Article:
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Management – Human Resources: Growing a better driver force

Part I of a SeriesAs the potential for the continued rapid growth of our industry remains hostage to the ever-tightening grip of the driver shortage, it's important to take a step back from the often ...


Part I of a Series

As the potential for the continued rapid growth of our industry remains hostage to the ever-tightening grip of the driver shortage, it’s important to take a step back from the often frantic attempts to find new drivers and ask ourselves an essential question: is the driver shortage more a consequence of shrinking recruitment opportunities or of inadequate retention strategies?

Canada’s existing complement of 230,000 truck drivers has grown over 13 per cent since 1989, compared with a nine per cent overall employment growth in the country. Yet the total is about 50,000 short of what our industry needs to handle the increase in business it expects over the next five years. Trucking, which grew at a seven per cent clip last year, is outpacing both the transportation industry and the overall economy in terms of growth. The resulting manpower demand is running dead smack against labor demographic realities. The average Canadian truck driver, now more than 50 years old, is expected to retire within the next decade and carriers will find it increasingly harder to replace him. The workforce segment that has traditionally been trucking’s prime source of new labor for decades – white males aged 20 to 24 – is shrinking. The manpower crunch is already causing some carriers to park their rigs even though the demand for truck transport is at record levels.

The driver shortage has grown into such a nagging issue that 65 per cent of fleet managers responding to a Private Motor Truck Council survey conducted in March, in the midst of the skyrocketing fuel price crisis, placed it ahead of rising fuel costs in terms of importance. The extent of the problem is evident but getting to the root of the driver shortage – key to effectively dealing with it – is more elusive.

The Upper Great Plains Transportation Institute, a respected industry think tank attached to North Dakota State University, certainly indicated what it thought of the recruitment vs. retention debate when it was commissioned to study driver satisfaction eight years ago. The study, which focused on drivers who had recently changed jobs, provocatively concluded “there is not a shortage of drivers, but a lack of human resource strategies to take advantage of the available pool.”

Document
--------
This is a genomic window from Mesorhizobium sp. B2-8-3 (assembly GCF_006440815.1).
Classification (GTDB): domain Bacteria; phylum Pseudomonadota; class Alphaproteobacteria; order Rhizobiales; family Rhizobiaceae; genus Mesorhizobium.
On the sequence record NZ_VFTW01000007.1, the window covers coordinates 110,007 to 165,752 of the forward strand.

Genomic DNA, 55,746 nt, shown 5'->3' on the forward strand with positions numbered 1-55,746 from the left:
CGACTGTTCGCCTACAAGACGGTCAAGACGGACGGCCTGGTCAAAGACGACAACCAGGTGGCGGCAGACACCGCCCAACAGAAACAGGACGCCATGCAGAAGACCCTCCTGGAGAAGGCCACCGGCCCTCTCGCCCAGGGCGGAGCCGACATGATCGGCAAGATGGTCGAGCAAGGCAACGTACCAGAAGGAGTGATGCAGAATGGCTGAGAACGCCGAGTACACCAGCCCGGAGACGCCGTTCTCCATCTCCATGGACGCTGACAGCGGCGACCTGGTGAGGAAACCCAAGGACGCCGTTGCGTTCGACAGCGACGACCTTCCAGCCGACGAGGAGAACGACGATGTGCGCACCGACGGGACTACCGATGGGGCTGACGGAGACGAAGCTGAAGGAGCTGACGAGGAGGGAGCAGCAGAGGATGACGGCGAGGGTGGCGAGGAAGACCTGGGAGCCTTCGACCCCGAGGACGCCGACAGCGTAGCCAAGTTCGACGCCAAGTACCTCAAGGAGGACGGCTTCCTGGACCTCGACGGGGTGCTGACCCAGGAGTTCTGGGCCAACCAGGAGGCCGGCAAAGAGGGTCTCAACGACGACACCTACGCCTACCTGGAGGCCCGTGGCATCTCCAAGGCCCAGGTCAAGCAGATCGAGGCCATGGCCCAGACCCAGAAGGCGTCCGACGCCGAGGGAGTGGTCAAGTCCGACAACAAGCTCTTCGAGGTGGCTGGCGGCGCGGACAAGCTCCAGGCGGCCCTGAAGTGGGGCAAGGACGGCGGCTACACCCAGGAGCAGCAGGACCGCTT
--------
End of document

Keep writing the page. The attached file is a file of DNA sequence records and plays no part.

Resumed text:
More recent research conducted by the U.S. Department of Labor found that our American counterparts would have to hire, on average, 403,000 truck drivers each year to fill empty seats till 2005. But more than 320,000 of those hires – or about 80 per cent – are the result of intra-industry turnover, or “driver churn”. On an annual basis the industry will need only 34,000 drivers (eight per cent) because of business growth and just 48,000 (12 per cent) due to driver attrition, either from retirement or leaving the profession altogether.

“While industry growth, competition from other sections of the economy, and the demographics of those who chose either to enter or avoid the truck driving profession are important factors in the driver shortage equation, the single most important feature of this condition is churning,” concluded a driver retention study conducted by the well-known Gallup Organization.

In our own backyard the recruitment vs. retention debate is not as clear-cut. Almost half the carriers included in a study published by the Canadian Trucking Human Resources Council a little more than two years ago indicated an annual turnover rate of less than five per cent. Yet reports of turnover rates as high as 100 per cent in certain segments of our industry impressed the study’s authors enough for them to state that their low-turnover findings “do not reflect the industry at large.” The study’s survey of drivers also found that more than half had changed employers within the last five years, 19 per cent having changed employers three or more times.

“There is a whole lot of energy being wasted in Rick hiring a guy away from Michelle, and Michelle hiring a guy from George, and George hiring a guy from Tom. It’s the same guys working for different companies,” Ray Barton, president of R. Barton and Associates, a consulting group dealing with retention issues, recently told industry human resource professionals gathered at the third annual North American Driver Training Symposium, hosted by the Canadian Trucking Human Resources Council. “If 80 per cent of new hirings are for people playing musical chairs, and it costs $5,000-$8,000 to replace a driver, think of the total costs involved.”

And that doesn’t take into account the incalculable loss of “corporate memory”, as Big Freight’s Catherine Cronin aptly describes the knowledge lost when an experienced driver leaves for the carrier down the street.